“This is a brilliant book filled with whole-grain breakfast inspiration, and so much more. Megan is an entrepreneur, a storyteller, a friend, and my kind of cook (and baker!). With this book, she delivers a range of enticing, seasonally minded recipes to start the day, wrapped with her warm, generous, personal narrative. Breakfast Fried Rice, Huckleberry Cornmeal Custard, California Barley Bowl? She does mornings right.”– HEIDI SWANSON, author of Super Natural Every Day
“Flip through Megan Gordon’s ‘Whole-Grain Mornings’ and you’ll want to eat breakfast from sunup to sunset – charm from cover to cover” – THE BOSTON GLOBE
“Whole-Grain Mornings is an honest story of a woman following her dreams, both in love and business… These recipes are smart, methodical and precise – they’re sure to inspire homemade mornings in your own home”– KIM BOYCE, author of Good to the Grain
Why This Book?
I’ve always wanted to write a breakfast book. It’s the meal we all start with, the meal that ushers us into the day. Even more, I wanted to write a book that reflects the way I do breakfast, acknowledging the fact that what we eat in the mornings looks different on a cold, gray morning in February than it does on a sunny morning in June. A busy Wednesday brings about different breakfast options than does a leisurely Sunday… It’s with this that I hope you continue to return back to the book as the months pass, the seasons change, and friends and family trickle in and out to join you at the breakfast table throughout the year.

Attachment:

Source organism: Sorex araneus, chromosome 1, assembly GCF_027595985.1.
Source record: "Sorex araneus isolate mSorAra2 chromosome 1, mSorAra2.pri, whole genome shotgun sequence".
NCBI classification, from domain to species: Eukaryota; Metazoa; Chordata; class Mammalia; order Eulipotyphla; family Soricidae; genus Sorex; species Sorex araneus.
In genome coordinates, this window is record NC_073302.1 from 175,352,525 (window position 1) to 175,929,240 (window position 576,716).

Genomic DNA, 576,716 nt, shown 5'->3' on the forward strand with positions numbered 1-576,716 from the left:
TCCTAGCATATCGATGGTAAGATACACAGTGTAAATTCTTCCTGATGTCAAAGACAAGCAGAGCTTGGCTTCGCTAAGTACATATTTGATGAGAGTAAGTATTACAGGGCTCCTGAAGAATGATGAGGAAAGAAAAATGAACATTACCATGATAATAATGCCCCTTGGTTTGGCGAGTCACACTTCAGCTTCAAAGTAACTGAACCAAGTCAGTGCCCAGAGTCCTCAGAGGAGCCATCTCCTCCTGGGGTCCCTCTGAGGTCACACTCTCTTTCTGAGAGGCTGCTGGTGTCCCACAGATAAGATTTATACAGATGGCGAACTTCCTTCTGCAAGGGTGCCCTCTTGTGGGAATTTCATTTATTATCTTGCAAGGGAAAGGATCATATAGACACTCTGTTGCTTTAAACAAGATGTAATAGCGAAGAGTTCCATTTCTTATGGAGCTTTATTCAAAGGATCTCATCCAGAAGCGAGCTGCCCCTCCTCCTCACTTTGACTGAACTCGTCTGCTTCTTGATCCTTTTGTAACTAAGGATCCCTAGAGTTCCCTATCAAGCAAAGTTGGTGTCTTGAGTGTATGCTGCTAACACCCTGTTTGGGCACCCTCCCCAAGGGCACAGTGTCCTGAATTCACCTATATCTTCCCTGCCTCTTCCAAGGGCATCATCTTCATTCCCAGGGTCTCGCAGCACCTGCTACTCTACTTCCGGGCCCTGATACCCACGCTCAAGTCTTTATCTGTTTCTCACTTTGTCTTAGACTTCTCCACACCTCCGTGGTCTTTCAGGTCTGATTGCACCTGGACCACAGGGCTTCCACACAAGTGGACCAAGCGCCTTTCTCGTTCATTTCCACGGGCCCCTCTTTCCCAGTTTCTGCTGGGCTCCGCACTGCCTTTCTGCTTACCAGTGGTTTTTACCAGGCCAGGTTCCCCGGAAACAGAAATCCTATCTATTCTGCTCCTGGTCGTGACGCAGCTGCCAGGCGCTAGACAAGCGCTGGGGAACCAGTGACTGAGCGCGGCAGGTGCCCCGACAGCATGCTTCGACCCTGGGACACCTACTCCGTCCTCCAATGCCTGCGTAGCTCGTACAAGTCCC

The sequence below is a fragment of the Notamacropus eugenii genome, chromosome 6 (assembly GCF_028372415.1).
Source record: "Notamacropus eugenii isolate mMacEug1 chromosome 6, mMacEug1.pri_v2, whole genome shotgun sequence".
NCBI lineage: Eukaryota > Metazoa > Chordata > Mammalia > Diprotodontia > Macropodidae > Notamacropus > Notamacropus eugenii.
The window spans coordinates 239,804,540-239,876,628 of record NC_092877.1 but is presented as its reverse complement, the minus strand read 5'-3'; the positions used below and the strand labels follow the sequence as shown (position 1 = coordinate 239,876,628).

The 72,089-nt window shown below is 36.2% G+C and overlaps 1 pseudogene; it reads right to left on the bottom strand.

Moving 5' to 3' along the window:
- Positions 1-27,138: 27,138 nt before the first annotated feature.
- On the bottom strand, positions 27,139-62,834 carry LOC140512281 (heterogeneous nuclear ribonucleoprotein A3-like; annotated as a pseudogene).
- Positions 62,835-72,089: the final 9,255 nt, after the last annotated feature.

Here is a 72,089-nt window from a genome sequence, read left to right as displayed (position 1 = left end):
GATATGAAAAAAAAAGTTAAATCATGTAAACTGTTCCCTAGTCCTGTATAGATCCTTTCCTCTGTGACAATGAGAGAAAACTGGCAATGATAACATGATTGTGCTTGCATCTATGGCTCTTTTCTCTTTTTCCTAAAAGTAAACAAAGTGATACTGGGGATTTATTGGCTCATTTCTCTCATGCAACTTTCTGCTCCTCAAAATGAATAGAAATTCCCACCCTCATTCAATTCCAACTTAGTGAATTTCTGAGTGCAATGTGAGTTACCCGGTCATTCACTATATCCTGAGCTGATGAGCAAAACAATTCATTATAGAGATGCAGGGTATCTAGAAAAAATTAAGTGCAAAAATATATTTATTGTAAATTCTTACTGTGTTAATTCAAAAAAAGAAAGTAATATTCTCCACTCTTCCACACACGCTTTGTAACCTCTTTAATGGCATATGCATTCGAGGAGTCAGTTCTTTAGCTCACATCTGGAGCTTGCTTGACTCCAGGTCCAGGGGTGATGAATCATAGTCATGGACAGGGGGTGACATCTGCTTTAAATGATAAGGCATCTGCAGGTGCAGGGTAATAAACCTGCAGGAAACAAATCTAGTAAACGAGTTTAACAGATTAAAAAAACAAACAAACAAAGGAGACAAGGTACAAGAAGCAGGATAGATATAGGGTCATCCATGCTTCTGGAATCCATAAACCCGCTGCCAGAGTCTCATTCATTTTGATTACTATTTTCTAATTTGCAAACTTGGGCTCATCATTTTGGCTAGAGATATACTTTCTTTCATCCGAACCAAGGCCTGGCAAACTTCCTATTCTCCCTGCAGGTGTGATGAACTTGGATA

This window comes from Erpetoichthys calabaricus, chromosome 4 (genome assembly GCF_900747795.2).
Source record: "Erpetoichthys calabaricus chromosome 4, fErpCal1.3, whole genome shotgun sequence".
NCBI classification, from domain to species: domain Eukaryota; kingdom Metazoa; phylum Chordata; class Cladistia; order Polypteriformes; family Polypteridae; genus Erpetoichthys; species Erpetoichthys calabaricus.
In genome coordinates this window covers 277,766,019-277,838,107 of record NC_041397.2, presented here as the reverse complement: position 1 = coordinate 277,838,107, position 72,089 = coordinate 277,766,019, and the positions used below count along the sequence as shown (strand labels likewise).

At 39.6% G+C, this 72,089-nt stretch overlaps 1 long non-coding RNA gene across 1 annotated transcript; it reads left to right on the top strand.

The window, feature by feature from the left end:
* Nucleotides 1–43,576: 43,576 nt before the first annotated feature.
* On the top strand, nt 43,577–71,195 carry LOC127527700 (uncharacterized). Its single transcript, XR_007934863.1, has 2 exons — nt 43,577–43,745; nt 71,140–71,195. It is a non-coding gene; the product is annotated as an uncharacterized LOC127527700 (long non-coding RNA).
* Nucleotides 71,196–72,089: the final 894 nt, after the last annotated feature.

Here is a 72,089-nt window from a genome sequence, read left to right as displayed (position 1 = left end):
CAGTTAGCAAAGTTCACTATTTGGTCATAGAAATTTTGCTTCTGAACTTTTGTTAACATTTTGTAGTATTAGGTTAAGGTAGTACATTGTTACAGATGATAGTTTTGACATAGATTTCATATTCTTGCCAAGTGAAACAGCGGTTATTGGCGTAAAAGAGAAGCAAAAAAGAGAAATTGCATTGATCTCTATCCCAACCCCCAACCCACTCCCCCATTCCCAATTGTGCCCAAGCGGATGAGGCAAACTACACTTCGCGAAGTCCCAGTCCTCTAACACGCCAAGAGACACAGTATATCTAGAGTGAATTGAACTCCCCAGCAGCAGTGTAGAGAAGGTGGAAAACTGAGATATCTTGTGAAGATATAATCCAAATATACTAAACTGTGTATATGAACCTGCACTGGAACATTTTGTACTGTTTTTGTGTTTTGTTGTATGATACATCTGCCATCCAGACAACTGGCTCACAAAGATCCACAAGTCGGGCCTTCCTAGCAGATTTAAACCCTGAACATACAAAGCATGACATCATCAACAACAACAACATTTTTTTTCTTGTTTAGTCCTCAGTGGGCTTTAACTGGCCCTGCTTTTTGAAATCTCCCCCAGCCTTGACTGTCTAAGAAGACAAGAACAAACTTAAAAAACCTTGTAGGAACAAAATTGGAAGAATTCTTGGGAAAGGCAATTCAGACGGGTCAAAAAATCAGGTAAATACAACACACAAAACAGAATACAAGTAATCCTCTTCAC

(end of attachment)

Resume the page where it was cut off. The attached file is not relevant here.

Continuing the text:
What’s in the Book?
From busy weekdays to slow Sundays, I hope Whole Grain Mornings will inspire you to look beyond their average bowl of cereal towards healthy and delicious ways to incorporate whole grains into your morning meals. Featuring food and lifestyle photography along with a guide to the most commonly used whole grains and natural sweeteners – it’s my hope that this cookbook is as visually rich as it is refreshingly useful.